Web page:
Old 26th December 2018
  #45
Gear Nut
 

Yes

"I've seen all good people turn their heads each day so satisfied I'm on my way"

Anyone have an idea what in HELL this means?
Old 26th December 2018
  #46
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s wave's Avatar
I always thought that was:

I've seen all good people turn their heads each day (the willfull ignorance of the masses not willing to confront important stuff thats going on)

so satisfied (I can live with that)

I'm on my way (self explanatory)

Songfacts says:

The song is divided into two sections, which are listed on the album as:

a. Your Move (running 3:35)
b. All Good People (running 3:21)

"Your Move" was written by lead singer Jon Anderson, "All Good People" by bassist Chris Squire.

In America, a single version of the song was released as "Your Move (I've Seen All Good People)," which reached #40 in December 1971. This version credits lead singer Jon Anderson as the sole composer, and was the first chart hit for Yes. When we asked Anderson what he thought of the cut-down release, he replied, "A bit disjointed." Radio stations typically play the full 6:56 version of the song.
Lead singer/lyricist Jon Anderson says that on the "Your Move" portion of this song, he was using the game of chess in this song as a metaphor for life's spiritual challenges. "Life is a game of strategically placed situations presented to you, and you have to learn to live with them and work with them," he said. "Doors are open and sometimes they're closed. It's the idea that we are surrounded by a spirit or god or energy is in time with our understanding of who we are.
This is an anti-war song. The term "I've seen all good people" is ALL the people, including the so-called enemy.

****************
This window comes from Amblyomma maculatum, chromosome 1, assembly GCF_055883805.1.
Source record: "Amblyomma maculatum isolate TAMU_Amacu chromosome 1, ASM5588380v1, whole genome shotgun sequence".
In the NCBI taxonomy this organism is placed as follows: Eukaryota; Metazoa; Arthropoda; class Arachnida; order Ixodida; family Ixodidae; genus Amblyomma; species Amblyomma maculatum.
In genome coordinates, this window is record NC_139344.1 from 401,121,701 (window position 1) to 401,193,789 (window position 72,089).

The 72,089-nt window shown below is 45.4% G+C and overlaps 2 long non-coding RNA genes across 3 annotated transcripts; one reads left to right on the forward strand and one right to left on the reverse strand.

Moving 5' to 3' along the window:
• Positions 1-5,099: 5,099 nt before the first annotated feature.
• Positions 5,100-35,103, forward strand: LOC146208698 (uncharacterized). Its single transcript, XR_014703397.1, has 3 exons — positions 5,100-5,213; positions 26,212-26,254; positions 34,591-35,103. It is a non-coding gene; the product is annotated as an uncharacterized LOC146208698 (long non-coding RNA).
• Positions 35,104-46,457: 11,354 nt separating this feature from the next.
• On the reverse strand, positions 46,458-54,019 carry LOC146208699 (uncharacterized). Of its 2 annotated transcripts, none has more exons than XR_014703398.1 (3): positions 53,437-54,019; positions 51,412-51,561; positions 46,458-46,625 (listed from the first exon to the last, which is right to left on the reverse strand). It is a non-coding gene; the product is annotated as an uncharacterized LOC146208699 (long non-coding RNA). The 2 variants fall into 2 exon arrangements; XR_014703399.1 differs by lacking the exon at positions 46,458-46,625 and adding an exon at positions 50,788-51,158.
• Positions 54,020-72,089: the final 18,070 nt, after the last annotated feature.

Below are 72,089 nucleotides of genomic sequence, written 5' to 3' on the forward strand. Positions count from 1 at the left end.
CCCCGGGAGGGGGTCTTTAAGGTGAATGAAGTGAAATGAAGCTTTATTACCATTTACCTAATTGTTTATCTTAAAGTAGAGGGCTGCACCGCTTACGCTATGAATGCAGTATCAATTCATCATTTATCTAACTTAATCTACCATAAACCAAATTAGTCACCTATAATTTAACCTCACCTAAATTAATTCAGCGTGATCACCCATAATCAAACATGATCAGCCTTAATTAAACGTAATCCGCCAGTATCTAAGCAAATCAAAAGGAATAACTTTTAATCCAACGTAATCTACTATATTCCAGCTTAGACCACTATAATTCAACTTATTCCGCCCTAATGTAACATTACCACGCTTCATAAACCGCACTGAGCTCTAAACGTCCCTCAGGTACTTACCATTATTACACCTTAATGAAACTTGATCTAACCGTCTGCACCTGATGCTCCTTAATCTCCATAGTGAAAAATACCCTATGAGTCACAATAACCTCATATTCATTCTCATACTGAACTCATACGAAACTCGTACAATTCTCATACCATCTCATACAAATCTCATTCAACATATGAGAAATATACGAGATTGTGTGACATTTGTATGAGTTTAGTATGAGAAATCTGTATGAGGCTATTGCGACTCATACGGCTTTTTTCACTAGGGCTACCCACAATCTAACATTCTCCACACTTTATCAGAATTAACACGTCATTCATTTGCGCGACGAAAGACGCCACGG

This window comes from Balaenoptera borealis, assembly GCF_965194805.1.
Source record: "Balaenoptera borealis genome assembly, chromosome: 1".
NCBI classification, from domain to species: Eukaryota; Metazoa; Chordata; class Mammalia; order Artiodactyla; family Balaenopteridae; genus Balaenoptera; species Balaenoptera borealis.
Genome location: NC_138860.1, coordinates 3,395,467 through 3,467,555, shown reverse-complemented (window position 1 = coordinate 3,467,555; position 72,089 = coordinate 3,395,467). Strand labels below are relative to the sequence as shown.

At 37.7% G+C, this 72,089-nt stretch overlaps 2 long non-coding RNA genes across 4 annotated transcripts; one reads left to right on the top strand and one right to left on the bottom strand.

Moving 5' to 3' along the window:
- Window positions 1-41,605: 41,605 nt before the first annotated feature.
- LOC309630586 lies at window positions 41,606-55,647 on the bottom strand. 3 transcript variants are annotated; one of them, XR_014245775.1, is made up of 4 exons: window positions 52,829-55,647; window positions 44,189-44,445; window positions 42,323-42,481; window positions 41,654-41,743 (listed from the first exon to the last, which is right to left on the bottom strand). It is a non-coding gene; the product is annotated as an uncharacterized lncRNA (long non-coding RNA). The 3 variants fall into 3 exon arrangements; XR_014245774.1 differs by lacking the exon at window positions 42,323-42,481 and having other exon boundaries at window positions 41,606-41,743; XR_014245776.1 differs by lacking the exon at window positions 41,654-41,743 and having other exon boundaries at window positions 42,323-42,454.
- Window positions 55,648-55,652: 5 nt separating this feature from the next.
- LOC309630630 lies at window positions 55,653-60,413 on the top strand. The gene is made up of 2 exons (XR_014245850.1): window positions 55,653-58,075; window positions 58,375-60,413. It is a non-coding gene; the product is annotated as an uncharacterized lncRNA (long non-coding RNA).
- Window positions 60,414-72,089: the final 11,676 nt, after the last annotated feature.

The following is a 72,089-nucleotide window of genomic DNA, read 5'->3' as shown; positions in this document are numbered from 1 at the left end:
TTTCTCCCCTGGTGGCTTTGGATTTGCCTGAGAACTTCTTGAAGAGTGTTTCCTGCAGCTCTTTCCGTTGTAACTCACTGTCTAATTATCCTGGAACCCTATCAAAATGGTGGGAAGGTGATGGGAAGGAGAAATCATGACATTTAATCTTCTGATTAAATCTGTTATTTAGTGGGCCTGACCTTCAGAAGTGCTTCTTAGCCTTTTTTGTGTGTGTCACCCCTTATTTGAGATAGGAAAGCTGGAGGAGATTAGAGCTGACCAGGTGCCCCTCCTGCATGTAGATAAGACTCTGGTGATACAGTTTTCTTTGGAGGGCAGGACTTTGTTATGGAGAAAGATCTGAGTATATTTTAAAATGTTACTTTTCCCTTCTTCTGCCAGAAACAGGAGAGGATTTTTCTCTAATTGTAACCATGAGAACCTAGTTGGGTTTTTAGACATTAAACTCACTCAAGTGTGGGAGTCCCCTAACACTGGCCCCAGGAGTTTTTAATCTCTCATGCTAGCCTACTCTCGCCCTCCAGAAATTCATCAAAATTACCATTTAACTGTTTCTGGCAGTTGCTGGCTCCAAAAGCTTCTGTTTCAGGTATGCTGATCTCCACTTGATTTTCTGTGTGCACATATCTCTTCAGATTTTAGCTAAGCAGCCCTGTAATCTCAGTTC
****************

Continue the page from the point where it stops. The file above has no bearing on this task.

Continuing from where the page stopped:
The line, "Don't surround yourself with yourself" refers to self-righteous behavior; "Move on back two squares" is a chess term meaning to retreat and rethink your position. The lyrics also refer to the queen, which is the most versatile and powerful chess piece. It talks about how news is captured for use by the queen, which uses forces to take control and manipulate troops against the enemy. War is like a game of chess.
With the line, "Send an instant comment to me, initial it with loving care," this song references "Instant Karma," which was a song recorded by John Lennon a year earlier. Lennon was a huge influence on Yes, who covered The Beatles song "Every Little Thing" on their first album.
The lines: "Just remember that the gold is for us to capture all we want, anywhere, Yea, yea, yea" refers to the rich and powerful victimizing the weak and poor. The US was taken off the Gold standard by Richard Nixon August 15, 1971 the same year this was released. >>
Old 27th December 2018
  #47
Gear Nut
 

Quote:
Originally Posted by s wave View Post
I always thought that was: